HMO vs PPO
Advantages and Disadvantages






HMO vs PPO

HMO vs PPO Advantages and Disadvantages







HMO vs PPO - HMO stands for Health Maintenance Organization. It is an organization of healthcare providers (e.g. doctors and hospitals) that have contracted with an insurance company to offer their services at a fixed price. Health maintenance organizations are prepaid health plans. As an HMO member, you pay a monthly premium. In exchange, the HMO provides comprehensive care for you and your family, including doctors' visits, hospital stays, emergency care, surgery, lab tests, x-rays, and therapy. The HMO arranges for this care either directly in its own group practice and/or through doctors and other health care professionals under contract.

Usually, your choices of doctors and hospitals are limited to those that have agreements with the HMO to provide care. However, exceptions are made in emergencies or when medically necessary.

There may be a small copayment for each office visit, such as $5 for a doctor's visit or $25 for hospital emergency room treatment. Your total medical costs will likely be lower and more predictable in an HMO than with fee-for-service insurance.

Because HMOs receive a fixed fee for your covered medical care, it is in their interest to make sure you get basic health care for problems before they become serious. HMOs typically provide preventive care, such as office visits, immunizations, well-baby checkups, mammograms, and physicals. The range of services covered vary in HMOs, so it is important to compare available plans. Some services, such as outpatient mental health care, often are provided only on a limited basis.

HMO vs PPO Advantages and Disadvantages

PPO - Preferred Provider Organizations

PPO stands for Preferred Provider Organization. These organizations also have contractual relationships with insurance companies. However, PPOs are more loosely organized and are not as restrictive as HMOs.

The preferred provider organization is a combination of traditional fee-for-service and an HMO. Like an HMO, there are a limited number of doctors and hospitals to choose from. When you use those providers (sometimes called "preferred" providers, other times called "network" providers), most of your medical bills are covered.

When you go to doctors in the PPO, you present a card and do not have to fill out forms. Usually there is a small copayment for each visit. For some services, you may have to pay a deductible and coinsurance.

As with an HMO, a PPO requires that you choose a primary care doctor to monitor your health care. Most PPOs cover preventive care. This usually includes visits to the doctor, well-baby care, immunizations, and mammograms.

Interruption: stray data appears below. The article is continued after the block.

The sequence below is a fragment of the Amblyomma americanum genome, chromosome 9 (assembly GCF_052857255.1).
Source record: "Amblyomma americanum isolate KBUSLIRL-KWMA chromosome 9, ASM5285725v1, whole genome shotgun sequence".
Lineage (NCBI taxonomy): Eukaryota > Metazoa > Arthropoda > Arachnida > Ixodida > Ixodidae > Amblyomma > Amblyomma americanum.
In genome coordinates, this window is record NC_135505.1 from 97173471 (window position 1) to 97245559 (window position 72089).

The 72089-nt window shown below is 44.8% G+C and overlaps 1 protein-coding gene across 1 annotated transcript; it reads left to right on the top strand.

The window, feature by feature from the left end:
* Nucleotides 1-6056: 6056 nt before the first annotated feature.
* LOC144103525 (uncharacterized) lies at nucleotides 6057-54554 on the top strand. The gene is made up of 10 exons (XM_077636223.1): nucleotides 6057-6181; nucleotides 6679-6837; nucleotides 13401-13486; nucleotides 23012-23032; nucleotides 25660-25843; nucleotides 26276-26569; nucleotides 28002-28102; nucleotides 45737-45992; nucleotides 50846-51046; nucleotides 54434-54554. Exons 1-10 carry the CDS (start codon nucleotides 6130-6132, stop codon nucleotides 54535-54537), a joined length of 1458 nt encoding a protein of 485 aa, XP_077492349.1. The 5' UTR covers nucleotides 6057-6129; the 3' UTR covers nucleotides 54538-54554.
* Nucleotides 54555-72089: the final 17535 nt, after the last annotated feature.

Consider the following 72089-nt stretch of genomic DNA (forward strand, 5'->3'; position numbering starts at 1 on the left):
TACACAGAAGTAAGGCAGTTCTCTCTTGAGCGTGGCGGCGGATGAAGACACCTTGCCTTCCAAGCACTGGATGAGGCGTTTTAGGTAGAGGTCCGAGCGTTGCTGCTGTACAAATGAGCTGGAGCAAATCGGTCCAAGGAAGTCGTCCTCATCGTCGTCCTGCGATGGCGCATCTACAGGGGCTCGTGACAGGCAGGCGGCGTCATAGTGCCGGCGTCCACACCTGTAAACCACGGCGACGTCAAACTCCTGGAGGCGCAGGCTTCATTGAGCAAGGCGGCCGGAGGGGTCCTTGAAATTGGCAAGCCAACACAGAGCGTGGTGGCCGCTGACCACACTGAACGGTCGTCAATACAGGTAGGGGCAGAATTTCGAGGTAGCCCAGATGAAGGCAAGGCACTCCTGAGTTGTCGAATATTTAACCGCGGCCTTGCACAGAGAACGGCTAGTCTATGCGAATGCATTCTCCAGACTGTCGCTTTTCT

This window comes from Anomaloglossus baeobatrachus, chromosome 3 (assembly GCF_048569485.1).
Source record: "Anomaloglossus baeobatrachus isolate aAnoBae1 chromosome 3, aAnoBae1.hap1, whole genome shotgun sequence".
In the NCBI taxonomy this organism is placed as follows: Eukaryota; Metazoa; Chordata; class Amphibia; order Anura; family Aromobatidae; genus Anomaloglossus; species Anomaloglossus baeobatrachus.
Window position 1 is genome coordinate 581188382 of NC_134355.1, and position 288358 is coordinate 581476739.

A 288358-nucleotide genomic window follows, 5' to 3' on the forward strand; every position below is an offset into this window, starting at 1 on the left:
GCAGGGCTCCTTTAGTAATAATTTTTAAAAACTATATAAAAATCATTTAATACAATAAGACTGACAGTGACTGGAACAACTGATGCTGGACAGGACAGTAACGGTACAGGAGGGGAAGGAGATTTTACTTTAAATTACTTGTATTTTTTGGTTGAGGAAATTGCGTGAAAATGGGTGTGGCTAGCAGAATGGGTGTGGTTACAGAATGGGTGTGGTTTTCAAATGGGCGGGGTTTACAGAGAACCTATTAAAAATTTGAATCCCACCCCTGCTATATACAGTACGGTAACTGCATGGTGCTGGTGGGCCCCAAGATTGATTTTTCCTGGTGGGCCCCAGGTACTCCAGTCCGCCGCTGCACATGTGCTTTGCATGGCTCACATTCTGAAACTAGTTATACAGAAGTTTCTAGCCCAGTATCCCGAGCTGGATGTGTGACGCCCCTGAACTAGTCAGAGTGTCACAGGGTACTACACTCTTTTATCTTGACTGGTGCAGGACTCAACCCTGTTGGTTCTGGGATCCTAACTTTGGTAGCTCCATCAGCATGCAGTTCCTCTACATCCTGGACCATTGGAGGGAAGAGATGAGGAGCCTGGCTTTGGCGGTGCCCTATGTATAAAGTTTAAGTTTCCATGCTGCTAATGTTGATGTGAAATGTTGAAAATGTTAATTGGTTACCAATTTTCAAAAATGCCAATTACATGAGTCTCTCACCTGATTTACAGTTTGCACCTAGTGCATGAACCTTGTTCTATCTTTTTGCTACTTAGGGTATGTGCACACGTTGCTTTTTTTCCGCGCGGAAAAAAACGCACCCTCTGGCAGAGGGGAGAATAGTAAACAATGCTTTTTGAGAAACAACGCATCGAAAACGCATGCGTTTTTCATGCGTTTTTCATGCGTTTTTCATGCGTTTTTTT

In a PPO, you can use doctors who are not part of the plan and still receive some coverage. At these times, you will pay a larger portion of the bill yourself (and also fill out the claims forms). Some people like this option because even if their doctor is not a part of the network, it means they don't have to change doctors to join a PPO.


HMO Identity Cards

Many people like HMOs because they do not require claim forms for office visits or hospital stays. Instead, members present a card, like a credit card, at the doctor's office or hospital.



However, in an HMO you may have to wait longer for an appointment than you would with a fee-for-service plan. In some HMOs, doctors are salaried and they all have offices in an HMO building at one or more locations in your community as part of a prepaid group practice. In others, independent groups of doctors contract with the HMO to take care of patients. These are called individual practice associations (IPAs) and they are made up of private physicians in private offices who agree to care for HMO members. You select a doctor from a list of participating physicians that make up the IPA network. If you are thinking of switching into an IPA-type of HMO, ask your doctor if he or she participates in the plan.

In almost all HMOs, you either are assigned or you choose one doctor to serve as your primary care doctor. This doctor monitors your health and provides most of your medical care, referring you to specialists and other health care professionals as needed. You usually cannot see a specialist without a referral from your primary care doctor who is expected to manage the care you receive. This is one way that HMOs can limit your choice.

HMO vs PPO - Health care providers

  • HMO: You must choose doctors, hospitals, and other providers in the HMO network.


  • PPO: You can choose doctors, hospitals, and other providers from the PPO network or from out-of-network. If you choose an out-of-network provider, you most likely will pay more.


HMO vs PPO - Primary care physician (PCP)

  • HMO: Yes, your HMO will not provide coverage if you do not have a PCP.
  • PPO: No, you can receive care from any doctor you choose. But remember, you will pay more if the doctors you choose are not "preferred" providers.

HMO vs PPO Specialist

  • HMO: You will need a referral from your PCP to see a specialist (such as a cardiologist or surgeon) except in emergency situations. Your PCP also must refer you to a specialist who is in the HMO network.


  • PPO: You do not need a referral to see a specialist. However, some specialists will only see patients who are referred to them by a primary care doctor. And, some PPOs require that you get a prior approval for certain expensive services, such as MRIs.

HMO vs PPO


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